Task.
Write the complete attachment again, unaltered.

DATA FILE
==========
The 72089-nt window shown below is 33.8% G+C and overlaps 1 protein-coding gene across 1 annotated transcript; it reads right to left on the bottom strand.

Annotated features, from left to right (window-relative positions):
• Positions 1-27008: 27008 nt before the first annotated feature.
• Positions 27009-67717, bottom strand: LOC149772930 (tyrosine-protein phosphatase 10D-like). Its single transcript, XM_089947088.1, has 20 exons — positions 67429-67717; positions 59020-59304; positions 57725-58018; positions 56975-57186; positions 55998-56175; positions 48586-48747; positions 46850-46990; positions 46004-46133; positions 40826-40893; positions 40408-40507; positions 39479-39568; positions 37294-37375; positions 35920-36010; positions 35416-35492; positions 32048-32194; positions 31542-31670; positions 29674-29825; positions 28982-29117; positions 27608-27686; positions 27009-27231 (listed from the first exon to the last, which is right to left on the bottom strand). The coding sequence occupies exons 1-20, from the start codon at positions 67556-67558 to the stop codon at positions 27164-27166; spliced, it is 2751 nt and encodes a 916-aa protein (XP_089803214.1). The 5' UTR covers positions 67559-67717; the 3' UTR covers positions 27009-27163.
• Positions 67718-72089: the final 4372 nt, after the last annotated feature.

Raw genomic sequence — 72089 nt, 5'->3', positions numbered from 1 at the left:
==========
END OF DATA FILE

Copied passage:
The 72089-nt window shown below is 33.8% G+C and overlaps 1 protein-coding gene across 1 annotated transcript; it reads right to left on the bottom strand.

Annotated features, from left to right (window-relative positions):
• Positions 1-27008: 27008 nt before the first annotated feature.
• Positions 27009-67717, bottom strand: LOC149772930 (tyrosine-protein phosphatase 10D-like). Its single transcript, XM_089947088.1, has 20 exons — positions 67429-67717; positions 59020-59304; positions 57725-58018; positions 56975-57186; positions 55998-56175; positions 48586-48747; positions 46850-46990; positions 46004-46133; positions 40826-40893; positions 40408-40507; positions 39479-39568; positions 37294-37375; positions 35920-36010; positions 35416-35492; positions 32048-32194; positions 31542-31670; positions 29674-29825; positions 28982-29117; positions 27608-27686; positions 27009-27231 (listed from the first exon to the last, which is right to left on the bottom strand). The coding sequence occupies exons 1-20, from the start codon at positions 67556-67558 to the stop codon at positions 27164-27166; spliced, it is 2751 nt and encodes a 916-aa protein (XP_089803214.1). The 5' UTR covers positions 67559-67717; the 3' UTR covers positions 27009-27163.
• Positions 67718-72089: the final 4372 nt, after the last annotated feature.

Raw genomic sequence — 72089 nt, 5'->3', positions numbered from 1 at the left: